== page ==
This information relates to information taken from adverse reaction reports that are submitted to Health Canada by health professionals and consumers, either directly to Health Canada or via market authorization holders (manufacturers and distributors). Each report represents the suspicion, opinion, or observation of the individual making the report.
The Canada Vigilance Program is a spontaneous reporting system that is designed to detect signals of potential health product safety issues during the post-market period. The data is collected primarily by a spontaneous surveillance system in which adverse reactions to health products are reported on a voluntary basis. However, Health Canada is aware that adverse reactions are often under-reported to both voluntary and mandatory spontaneous surveillance systems.
The number of adverse reports in the Canada Vigilance Adverse Reaction Online Database should not be used as a basis for determining the incidence of a reaction or for estimating risk of a particular product, as neither the total number of reactions occurring, nor the number of patients exposed to the health product, is known. Because of the multiple factors that influence reporting, quantitative comparisons of health product safety cannot be made from the data. Some of these factors include the length of time a drug is marketed, the market share, size, and sophistication of the sales force, publicity about an adverse reaction and regulatory actions. In some cases, the reported clinical data is incomplete and there is not certainty that the health products caused the reported reaction. A given reaction may be due to an underlying disease process or to another coincidental factor.
Information related to the identity of the patient and/or the reporter of an adverse reaction is protected as per the Privacy Act and in the case of an access to information. Suspected health product-related adverse reaction information is submitted on a voluntary basis, and is maintained in a computerized database. Adverse reaction information is used for the monitoring of marketed health products, and may contribute to the detection of potential product-related safety issues as well as to the benefit-risk assessments of these products.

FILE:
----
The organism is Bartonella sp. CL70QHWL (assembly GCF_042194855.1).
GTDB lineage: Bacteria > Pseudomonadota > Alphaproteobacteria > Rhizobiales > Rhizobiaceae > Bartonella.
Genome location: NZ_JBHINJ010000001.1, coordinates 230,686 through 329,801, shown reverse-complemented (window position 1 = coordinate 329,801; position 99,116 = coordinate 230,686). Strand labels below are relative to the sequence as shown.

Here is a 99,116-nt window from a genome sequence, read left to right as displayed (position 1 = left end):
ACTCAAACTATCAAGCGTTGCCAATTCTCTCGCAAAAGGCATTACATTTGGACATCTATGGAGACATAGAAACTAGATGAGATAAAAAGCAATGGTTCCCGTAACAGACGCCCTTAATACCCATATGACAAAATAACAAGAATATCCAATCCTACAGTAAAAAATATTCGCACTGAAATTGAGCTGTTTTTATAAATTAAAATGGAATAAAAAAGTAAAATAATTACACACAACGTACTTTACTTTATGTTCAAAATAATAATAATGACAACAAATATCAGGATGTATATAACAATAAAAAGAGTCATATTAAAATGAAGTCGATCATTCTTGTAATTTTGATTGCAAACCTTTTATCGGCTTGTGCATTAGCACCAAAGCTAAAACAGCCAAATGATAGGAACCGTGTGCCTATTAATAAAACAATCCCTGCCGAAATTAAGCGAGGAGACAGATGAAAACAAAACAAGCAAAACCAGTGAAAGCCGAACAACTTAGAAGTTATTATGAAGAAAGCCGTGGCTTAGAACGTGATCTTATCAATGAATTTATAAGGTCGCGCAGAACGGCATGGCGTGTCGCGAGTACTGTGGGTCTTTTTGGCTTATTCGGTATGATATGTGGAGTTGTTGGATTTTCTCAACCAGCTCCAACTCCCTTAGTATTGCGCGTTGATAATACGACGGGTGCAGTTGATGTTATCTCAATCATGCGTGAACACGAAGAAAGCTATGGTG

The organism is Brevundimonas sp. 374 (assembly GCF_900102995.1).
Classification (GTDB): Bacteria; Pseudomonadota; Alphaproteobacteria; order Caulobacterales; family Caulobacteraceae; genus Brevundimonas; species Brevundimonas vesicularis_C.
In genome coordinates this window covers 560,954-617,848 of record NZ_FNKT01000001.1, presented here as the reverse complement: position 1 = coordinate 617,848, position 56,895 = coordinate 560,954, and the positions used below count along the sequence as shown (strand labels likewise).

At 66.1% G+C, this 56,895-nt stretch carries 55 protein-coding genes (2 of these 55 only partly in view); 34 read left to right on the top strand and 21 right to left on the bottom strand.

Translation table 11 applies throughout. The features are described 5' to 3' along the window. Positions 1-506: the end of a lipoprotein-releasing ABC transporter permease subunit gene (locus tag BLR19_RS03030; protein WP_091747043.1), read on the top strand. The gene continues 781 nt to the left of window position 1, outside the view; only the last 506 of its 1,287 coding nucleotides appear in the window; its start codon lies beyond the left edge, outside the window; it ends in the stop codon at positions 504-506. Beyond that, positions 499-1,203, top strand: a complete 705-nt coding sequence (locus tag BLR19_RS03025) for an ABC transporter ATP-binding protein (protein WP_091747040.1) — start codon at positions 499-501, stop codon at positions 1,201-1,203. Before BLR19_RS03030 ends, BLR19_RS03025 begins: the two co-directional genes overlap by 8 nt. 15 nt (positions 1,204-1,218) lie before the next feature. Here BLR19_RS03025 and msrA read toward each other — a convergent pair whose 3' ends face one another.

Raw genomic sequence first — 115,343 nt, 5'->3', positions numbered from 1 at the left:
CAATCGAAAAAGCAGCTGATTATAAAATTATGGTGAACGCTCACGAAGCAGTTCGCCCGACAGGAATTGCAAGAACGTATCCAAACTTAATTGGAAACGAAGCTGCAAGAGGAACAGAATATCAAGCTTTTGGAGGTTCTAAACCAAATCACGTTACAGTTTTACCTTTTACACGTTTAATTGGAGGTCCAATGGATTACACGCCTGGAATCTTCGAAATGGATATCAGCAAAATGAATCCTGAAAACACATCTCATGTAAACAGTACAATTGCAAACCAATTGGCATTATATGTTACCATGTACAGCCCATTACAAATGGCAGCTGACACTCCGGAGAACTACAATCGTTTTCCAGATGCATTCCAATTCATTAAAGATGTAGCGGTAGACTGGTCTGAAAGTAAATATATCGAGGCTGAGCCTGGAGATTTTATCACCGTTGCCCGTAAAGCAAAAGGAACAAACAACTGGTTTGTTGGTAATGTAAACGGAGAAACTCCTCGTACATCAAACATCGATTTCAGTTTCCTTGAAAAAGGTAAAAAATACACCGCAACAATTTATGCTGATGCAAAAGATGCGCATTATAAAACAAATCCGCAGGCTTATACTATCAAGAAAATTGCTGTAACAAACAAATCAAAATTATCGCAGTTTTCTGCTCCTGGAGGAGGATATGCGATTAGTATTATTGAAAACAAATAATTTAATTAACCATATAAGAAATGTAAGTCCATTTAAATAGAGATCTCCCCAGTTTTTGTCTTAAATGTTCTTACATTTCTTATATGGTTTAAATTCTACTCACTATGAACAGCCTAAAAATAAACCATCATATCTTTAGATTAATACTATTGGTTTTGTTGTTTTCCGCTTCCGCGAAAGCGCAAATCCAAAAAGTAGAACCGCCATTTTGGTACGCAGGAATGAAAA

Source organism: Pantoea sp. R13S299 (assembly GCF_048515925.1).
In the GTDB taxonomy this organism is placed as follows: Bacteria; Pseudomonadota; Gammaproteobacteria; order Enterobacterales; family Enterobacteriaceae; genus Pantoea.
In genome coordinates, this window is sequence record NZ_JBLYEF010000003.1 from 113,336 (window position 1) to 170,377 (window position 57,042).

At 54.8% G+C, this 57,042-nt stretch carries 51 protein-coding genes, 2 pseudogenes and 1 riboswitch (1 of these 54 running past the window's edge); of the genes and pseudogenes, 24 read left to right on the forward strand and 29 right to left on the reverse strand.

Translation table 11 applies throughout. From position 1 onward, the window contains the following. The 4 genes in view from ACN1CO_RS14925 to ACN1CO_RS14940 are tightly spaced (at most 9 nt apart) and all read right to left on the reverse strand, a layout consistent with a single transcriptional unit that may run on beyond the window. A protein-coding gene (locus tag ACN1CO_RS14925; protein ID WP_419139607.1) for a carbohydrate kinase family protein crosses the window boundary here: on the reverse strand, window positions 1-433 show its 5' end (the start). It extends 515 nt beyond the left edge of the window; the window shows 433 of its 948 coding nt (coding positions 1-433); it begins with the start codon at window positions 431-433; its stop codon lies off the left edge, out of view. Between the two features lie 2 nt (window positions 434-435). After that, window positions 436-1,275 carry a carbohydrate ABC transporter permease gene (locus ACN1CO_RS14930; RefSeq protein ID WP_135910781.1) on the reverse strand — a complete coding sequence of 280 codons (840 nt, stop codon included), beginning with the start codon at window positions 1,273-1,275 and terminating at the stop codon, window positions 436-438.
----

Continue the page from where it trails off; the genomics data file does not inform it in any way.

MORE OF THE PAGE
More details regarding personal information collected under this program can be found in InfoSource's Personal Information Bank
Health Products and Food Branch;
Branch Incident Reporting System;
PIB# PPU 088.
Interpretation of Suspected Adverse Reaction Data
The following limitations should be taken into account when interpreting the suspected adverse reaction report data:
- The data has been collected primarily by a spontaneous surveillance system in which suspected adverse reactions to health products are reported to market authorization holders (manufacturers) and Health Canada on a voluntary basis.
- There is under reporting of adverse reactions with both voluntary and mandatory surveillance systems.
- Adverse reaction reports are suspected associations which reflect the opinion or observation of the individual reporter. The data presented reflects, as much as possible, the reporter's observations and opinions, and does not reflect any Health Canada assessment of association between the health product and the reaction(s).